Bendigo musician's refugee fundraiser nets more than $2500 in donations.

FOR A GOOD CAUSE: Steph Bitter organised the Rise in harmonies fundraiser. The event raised $2600 for refugees.
FOR A GOOD CAUSE: Steph Bitter organised the Rise in harmonies fundraiser. The event raised $2600 for refugees.

A dozen music acts played at the Golden Vine on Sunday to raise money for refugees.

The Rise in Harmonies Fundraiser was organised by singer-songwriter Steph Bitter as a way to support of the Act for Peace Ration Challenge.

“I saw a lot of ads popping up on social media for the Ration Challenge and some of my friends had done it. Being a musician, I thought it would be a good idea to do a gig,” Bitter said.

The Ration Challenge sees people around Australia sponsored to eat like a refugee during Refugee Week (June 17 to 24).

Money raised provides food, medicine and education for Syrian families in refugee camps in Jordan and supports other disaster and conflict-affected communities around the world.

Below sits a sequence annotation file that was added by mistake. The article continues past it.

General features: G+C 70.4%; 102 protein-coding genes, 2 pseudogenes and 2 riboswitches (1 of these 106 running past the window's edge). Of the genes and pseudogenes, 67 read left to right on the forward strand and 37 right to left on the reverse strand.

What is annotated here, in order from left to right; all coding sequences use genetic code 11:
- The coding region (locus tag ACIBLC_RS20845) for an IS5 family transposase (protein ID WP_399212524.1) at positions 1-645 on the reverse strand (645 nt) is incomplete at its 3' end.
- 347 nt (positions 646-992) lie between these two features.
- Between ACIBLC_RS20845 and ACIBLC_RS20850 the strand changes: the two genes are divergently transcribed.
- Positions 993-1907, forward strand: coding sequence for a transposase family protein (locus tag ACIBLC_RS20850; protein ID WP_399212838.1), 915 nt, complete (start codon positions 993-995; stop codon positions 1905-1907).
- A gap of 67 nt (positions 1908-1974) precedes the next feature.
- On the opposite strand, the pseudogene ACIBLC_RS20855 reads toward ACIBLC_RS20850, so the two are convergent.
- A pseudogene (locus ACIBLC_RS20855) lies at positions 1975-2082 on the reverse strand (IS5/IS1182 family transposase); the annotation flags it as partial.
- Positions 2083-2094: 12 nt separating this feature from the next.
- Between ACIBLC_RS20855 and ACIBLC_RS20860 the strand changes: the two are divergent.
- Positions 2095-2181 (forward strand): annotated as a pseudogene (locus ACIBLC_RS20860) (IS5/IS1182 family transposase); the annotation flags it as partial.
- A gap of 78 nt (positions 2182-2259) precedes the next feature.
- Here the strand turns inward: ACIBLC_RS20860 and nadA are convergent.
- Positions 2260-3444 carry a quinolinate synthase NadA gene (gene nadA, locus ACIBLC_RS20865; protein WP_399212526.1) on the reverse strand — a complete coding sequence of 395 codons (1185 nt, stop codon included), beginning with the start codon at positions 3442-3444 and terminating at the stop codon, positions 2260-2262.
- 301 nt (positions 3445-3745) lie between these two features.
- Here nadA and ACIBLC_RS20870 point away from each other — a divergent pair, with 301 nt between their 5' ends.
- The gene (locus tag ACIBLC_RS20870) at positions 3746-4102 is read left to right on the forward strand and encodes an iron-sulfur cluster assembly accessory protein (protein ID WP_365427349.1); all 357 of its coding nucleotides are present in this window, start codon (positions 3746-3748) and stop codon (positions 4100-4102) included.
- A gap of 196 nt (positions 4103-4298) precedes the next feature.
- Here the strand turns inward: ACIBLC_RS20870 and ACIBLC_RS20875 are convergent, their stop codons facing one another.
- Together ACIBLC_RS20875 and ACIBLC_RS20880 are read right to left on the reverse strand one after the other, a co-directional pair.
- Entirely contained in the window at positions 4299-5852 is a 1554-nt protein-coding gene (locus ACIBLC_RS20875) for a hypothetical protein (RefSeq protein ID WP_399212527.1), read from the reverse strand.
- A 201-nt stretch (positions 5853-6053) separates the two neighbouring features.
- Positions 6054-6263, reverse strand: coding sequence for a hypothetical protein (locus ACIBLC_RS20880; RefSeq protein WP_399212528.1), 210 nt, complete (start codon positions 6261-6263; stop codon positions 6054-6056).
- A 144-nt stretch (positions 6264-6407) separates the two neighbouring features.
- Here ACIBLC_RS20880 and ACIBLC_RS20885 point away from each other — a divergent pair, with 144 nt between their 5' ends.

Hoping to raise $1000 to donate to the refugee cause, Rise in Harmonies reached $2600 by the end of the night.

“It was incredible. People kept piling in and by the end of the night the Vine was packed,” Bitter said.

“One very generous person donated $1000 and we held a silent auction with local businesses donating eight items.

“All the bands volunteered their time with singer-songwriters playing outside in the afternoon and funk band Groove Juice getting the crowd dancing.

With the success of Rise in Harmonies, Bitter is considering holding similar fundraising gig next year.

“In my mind it was going to be a once off but if it was successful, I’m willing to do it every year. It depends on how it goes,” she said.

Bitter has been playing guitar since she was 14 and starting gigging at age 15.

“I have been playing for five or six years,” she said.

“(Recently,) I was approached by InAct Oz, which teaches people the management and administrative side of the music industry.

“He asked if I wanted to learn and I said ‘absolutely’.

“It’s about looking at things from the venue’s perspective and I have been taught so much, I thought ‘I’ve got these skills’, I should put them to use.

“I've done a bit work putting gigs together with InAct Oz but none as successful as this. It was a different approach and people took to it.”